“Alcohol-related harms are high in Ontario, and they are expected to rise in the years to come with the expansion of alcohol availability through private retail outlets. The costs of alcohol harms far exceed the revenues. There is a need for coordination and leadership across government to most effectively respond to these harms. This can best be achieved through a provincial alcohol strategy, developed in partnership with public health and community safety stakeholders, and independent from the alcohol industry.” Dr. Leslie Buckley, Chief of Addictions, Centre for Addiction and Mental Health (CAMH)

“The evidence says that drinking is already a leading cause of death in young people. With the expansion of the availability of alcohol in Ontario, it is critically important that this is accompanied by significant investments in harm reduction measures, education and a comprehensive strategy to prevent health risks to children, youth and families associated with alcohol use.” Tatum Wilson, Chief Executive Officer, Children’s Mental Health Ontario.

“Our healthcare system is in crisis. Families adversely affected by alcohol are suffering. We look forward to the day that all governments carefully measure the safety and well-being of people alongside the commercial interests of the alcohol industry.” Angie Hamilton, Executive Director, Families for Addiction Recovery.

“It seems these days everything is a crisis. Unless the sky is imminently falling, no-one pays attention. The issue with alcohol is almost the opposite. It’s so pervasive and embedded in our society that the negatives are just factored in as “normal” and get glossed over. Once you pull back the curtain though, the science is very clear that effective alcohol policies save money and save lives. We would hope that our government follows best evidence to prevent both short and long term damage by increasing alcohol access.” Shannon Bourke, Director of Regional Programs and Dr. Fawaad Iqbal, Durham Regional Cancer Centre, Lakeridge Health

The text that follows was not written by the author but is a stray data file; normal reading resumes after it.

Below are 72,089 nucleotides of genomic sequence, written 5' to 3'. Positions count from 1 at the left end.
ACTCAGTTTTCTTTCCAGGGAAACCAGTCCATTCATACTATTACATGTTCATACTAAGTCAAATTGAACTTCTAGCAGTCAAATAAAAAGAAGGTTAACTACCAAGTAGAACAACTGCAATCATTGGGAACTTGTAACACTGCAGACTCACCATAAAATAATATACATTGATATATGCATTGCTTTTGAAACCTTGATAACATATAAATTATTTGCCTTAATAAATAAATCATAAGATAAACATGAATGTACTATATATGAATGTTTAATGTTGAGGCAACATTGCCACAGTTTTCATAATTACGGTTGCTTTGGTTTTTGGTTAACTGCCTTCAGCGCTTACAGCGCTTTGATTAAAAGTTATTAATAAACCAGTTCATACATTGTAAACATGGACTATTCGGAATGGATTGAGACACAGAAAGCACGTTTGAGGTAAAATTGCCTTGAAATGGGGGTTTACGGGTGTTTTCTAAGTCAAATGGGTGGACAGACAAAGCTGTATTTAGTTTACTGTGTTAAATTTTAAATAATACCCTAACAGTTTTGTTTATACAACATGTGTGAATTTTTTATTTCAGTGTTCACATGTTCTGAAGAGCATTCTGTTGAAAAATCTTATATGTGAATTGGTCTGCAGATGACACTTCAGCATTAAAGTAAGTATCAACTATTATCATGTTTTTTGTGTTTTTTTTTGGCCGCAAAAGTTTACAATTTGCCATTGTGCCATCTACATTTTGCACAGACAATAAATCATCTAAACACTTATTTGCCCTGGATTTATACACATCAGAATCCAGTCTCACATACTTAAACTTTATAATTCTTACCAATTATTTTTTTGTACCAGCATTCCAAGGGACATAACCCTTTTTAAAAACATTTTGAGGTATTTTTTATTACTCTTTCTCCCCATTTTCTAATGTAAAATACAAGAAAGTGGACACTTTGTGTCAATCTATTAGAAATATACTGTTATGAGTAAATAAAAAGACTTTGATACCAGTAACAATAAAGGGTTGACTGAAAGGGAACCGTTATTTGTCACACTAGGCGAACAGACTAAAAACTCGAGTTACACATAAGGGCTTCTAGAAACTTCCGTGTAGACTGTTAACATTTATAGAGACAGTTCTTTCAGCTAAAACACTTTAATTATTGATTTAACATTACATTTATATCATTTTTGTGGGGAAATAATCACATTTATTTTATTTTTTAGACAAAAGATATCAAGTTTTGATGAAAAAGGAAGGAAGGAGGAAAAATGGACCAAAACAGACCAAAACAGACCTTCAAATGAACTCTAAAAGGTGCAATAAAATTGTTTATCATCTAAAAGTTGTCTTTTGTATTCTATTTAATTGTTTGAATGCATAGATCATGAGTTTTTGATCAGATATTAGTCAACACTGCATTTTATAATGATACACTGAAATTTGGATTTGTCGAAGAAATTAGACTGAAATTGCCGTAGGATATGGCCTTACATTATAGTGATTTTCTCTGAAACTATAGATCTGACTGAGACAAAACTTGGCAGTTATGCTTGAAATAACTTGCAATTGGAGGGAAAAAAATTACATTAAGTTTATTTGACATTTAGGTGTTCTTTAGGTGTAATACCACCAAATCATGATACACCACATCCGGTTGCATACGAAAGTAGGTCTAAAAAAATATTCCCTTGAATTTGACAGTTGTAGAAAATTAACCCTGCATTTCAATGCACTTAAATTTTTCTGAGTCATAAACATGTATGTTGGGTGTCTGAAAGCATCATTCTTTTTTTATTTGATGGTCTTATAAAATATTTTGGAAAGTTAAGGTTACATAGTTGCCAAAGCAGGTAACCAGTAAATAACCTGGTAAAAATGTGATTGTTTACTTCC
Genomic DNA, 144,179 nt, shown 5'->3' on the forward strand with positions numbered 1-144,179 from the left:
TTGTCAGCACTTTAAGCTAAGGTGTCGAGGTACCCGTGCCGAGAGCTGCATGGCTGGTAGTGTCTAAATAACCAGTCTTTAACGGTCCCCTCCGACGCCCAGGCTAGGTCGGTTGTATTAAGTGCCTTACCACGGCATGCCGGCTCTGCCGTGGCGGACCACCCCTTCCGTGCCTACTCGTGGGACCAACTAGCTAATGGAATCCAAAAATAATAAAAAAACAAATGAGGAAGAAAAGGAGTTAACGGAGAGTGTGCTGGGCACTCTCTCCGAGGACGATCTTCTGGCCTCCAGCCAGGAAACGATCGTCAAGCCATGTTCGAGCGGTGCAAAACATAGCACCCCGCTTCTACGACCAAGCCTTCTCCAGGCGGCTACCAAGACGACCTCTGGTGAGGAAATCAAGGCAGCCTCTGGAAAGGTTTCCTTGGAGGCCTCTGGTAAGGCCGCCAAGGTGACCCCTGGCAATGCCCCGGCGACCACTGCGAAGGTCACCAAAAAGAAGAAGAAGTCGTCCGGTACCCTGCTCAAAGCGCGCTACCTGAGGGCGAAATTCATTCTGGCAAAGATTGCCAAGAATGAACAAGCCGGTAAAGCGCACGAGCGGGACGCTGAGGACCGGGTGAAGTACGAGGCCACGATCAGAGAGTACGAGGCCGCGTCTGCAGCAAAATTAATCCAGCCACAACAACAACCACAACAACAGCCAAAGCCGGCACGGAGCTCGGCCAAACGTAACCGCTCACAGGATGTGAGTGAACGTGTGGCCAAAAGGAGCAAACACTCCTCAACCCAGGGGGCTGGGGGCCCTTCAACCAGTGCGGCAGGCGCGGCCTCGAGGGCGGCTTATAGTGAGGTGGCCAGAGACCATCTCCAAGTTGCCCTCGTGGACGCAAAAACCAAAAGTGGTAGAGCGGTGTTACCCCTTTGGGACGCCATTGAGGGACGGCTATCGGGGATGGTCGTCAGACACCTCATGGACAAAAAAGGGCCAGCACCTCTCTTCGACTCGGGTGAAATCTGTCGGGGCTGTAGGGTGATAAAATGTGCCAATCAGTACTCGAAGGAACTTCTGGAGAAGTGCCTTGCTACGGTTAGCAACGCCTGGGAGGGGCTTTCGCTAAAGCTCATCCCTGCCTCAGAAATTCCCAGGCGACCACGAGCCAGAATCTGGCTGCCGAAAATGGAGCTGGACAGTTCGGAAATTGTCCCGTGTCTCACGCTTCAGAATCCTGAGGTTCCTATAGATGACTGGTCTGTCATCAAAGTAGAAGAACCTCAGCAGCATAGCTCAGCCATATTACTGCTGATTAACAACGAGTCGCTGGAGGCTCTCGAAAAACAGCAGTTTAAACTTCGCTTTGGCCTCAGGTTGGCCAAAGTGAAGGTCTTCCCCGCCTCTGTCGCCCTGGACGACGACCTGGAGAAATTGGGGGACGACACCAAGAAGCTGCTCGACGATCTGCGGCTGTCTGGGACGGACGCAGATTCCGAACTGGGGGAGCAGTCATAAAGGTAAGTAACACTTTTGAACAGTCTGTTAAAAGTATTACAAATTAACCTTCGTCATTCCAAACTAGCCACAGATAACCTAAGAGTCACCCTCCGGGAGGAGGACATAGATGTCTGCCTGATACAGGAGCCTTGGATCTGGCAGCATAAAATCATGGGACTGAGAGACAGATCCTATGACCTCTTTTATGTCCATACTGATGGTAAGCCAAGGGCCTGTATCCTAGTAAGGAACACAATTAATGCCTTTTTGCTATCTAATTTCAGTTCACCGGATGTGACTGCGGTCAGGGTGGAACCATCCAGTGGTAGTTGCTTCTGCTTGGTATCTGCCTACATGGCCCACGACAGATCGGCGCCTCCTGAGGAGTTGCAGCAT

“Recognizing that alcohol causes harm to people and communities across Ontario, the Ontario Public Health Association (OPHA) supports the Ontario Government’s commitment to provide additional resources towards social responsibility and public-health efforts. Creating a Provincial Alcohol Strategy for Ontario would help to guide this work and would benefit the health and well-being of all Ontarians.” Kevin Churchill, Board President, Ontario Public Health Association

“RNAO has a long history of advocating for public policy that prevents and deals with the extensive health and social harms alcohol consumption causes. Not only is alcohol a known potent carcinogen; there is also a direct causal link between the negative impact of alcohol consumption and more than 200 additional health conditions. This is why nurses call for an evidence-based provincial alcohol strategy. Government can’t turn a blind eye to the wreckage that irresponsible alcohol policy produces.” Dr. Claudette Holloway, President, Registered Nurses’ Association of Ontario (RNAO)

About the coalition
The letter and evidence brief are the result of a collaborative effort from 15 federal and provincial organizations who believe strongly that Ontario should commit to a comprehensive alcohol strategy.


For more information, contact:
Jennifer Ratcliff
Senior Strategist, Communications
Canadian Mental Health Association, Ontario